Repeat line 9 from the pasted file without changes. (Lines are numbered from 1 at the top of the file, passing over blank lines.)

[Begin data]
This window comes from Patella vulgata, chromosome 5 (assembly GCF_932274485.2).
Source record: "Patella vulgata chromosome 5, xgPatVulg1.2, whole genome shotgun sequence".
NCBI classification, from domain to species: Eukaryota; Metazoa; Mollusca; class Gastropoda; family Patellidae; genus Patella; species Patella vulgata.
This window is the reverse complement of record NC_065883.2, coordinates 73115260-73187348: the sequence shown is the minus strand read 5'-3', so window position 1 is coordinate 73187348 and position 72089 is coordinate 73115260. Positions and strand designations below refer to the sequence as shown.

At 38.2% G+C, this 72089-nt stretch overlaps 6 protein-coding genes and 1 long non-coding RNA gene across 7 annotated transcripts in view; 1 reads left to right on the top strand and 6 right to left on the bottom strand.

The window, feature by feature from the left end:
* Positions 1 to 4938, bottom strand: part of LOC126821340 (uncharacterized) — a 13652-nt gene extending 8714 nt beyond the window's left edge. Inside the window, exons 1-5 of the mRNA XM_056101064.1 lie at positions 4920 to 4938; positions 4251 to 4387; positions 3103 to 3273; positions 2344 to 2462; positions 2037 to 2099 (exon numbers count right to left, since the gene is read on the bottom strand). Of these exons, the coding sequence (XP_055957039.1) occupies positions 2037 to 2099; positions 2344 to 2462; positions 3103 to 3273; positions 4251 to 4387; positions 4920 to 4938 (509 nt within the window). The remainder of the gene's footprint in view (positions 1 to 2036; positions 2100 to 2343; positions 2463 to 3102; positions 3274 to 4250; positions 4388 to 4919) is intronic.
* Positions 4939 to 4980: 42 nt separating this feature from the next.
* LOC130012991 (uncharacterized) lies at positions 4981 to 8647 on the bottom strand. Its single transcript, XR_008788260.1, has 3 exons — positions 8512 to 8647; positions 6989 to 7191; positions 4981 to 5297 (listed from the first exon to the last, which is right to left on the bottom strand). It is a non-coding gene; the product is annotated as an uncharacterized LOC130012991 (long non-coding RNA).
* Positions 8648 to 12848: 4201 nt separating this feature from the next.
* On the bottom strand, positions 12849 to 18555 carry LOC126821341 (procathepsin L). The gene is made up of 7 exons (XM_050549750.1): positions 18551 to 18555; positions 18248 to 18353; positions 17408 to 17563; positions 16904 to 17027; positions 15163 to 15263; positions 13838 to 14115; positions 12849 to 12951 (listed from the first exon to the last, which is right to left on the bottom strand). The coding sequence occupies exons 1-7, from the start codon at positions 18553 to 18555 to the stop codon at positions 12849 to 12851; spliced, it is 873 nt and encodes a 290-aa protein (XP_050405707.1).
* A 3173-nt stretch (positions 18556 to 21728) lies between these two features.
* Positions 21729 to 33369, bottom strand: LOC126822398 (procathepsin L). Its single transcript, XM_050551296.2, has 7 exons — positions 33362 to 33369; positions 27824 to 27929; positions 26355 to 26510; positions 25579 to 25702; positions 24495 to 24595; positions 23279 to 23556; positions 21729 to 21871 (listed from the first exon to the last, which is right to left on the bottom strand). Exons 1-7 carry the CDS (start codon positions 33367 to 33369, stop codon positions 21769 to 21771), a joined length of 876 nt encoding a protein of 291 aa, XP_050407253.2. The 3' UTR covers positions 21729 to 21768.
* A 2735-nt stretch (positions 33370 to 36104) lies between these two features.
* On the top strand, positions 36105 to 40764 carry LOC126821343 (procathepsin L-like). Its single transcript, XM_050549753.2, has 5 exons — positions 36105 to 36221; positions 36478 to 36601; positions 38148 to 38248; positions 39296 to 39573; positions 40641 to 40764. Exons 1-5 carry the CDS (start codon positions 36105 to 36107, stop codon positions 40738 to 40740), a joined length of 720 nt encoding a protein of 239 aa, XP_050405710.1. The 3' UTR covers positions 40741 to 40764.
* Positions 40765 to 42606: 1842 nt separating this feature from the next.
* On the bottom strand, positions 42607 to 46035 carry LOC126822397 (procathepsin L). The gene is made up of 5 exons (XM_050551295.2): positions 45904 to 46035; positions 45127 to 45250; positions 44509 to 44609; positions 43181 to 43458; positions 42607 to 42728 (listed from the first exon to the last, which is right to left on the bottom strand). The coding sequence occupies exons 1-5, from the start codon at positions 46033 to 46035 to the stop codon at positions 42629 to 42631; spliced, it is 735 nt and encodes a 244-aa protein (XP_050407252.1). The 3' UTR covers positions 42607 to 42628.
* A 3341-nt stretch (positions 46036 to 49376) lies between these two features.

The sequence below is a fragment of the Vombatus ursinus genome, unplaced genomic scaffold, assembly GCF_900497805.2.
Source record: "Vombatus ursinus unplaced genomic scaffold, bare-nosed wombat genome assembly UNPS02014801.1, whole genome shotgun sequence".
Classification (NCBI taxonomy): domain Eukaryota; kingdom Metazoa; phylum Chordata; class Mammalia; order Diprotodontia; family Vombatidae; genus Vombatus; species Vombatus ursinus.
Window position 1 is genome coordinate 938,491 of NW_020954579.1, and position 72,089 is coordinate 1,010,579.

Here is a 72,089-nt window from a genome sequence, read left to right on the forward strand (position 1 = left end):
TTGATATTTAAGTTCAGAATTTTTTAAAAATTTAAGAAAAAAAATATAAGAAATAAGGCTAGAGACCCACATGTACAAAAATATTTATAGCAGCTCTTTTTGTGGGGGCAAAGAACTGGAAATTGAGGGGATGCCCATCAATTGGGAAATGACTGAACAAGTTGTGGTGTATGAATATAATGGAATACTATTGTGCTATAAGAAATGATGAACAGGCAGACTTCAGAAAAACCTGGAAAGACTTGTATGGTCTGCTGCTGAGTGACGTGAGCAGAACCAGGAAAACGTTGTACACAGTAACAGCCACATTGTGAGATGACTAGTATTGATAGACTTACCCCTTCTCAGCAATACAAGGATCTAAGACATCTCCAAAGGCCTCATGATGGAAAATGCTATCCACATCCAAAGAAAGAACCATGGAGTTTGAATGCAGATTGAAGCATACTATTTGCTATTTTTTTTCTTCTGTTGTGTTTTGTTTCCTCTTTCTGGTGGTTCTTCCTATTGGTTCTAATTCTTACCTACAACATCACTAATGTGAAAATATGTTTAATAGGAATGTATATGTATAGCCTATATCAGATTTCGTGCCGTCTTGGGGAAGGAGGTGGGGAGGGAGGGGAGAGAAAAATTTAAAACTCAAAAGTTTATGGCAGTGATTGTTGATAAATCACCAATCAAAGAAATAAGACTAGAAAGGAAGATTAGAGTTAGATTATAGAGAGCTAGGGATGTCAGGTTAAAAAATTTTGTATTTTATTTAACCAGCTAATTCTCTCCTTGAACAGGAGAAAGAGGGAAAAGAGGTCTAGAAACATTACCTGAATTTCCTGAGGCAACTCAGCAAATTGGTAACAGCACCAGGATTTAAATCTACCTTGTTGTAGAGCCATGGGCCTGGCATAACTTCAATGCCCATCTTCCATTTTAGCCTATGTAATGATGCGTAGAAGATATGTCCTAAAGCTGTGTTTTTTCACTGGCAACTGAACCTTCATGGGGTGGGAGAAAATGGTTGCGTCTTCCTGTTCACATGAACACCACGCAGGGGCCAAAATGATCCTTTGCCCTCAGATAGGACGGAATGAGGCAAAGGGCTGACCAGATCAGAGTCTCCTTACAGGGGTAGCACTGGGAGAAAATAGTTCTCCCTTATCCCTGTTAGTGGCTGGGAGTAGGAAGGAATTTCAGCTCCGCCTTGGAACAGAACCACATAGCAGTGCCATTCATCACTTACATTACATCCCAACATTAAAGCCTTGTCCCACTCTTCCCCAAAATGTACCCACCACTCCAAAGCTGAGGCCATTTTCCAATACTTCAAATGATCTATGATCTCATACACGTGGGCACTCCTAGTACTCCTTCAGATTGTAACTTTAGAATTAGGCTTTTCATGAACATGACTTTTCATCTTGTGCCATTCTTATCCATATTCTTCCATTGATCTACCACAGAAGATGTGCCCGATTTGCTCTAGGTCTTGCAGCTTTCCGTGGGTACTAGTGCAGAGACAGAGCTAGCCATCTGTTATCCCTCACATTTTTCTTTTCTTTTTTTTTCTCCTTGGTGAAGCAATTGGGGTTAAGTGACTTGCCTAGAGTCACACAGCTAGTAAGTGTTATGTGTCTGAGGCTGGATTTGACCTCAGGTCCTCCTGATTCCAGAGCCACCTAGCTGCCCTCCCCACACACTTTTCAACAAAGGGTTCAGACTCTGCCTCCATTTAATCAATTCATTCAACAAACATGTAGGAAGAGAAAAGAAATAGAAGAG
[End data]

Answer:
* LOC130012991 (uncharacterized) lies at positions 4981 to 8647 on the bottom strand. Its single transcript, XR_008788260.1, has 3 exons — positions 8512 to 8647; positions 6989 to 7191; positions 4981 to 5297 (listed from the first exon to the last, which is right to left on the bottom strand). It is a non-coding gene; the product is annotated as an uncharacterized LOC130012991 (long non-coding RNA).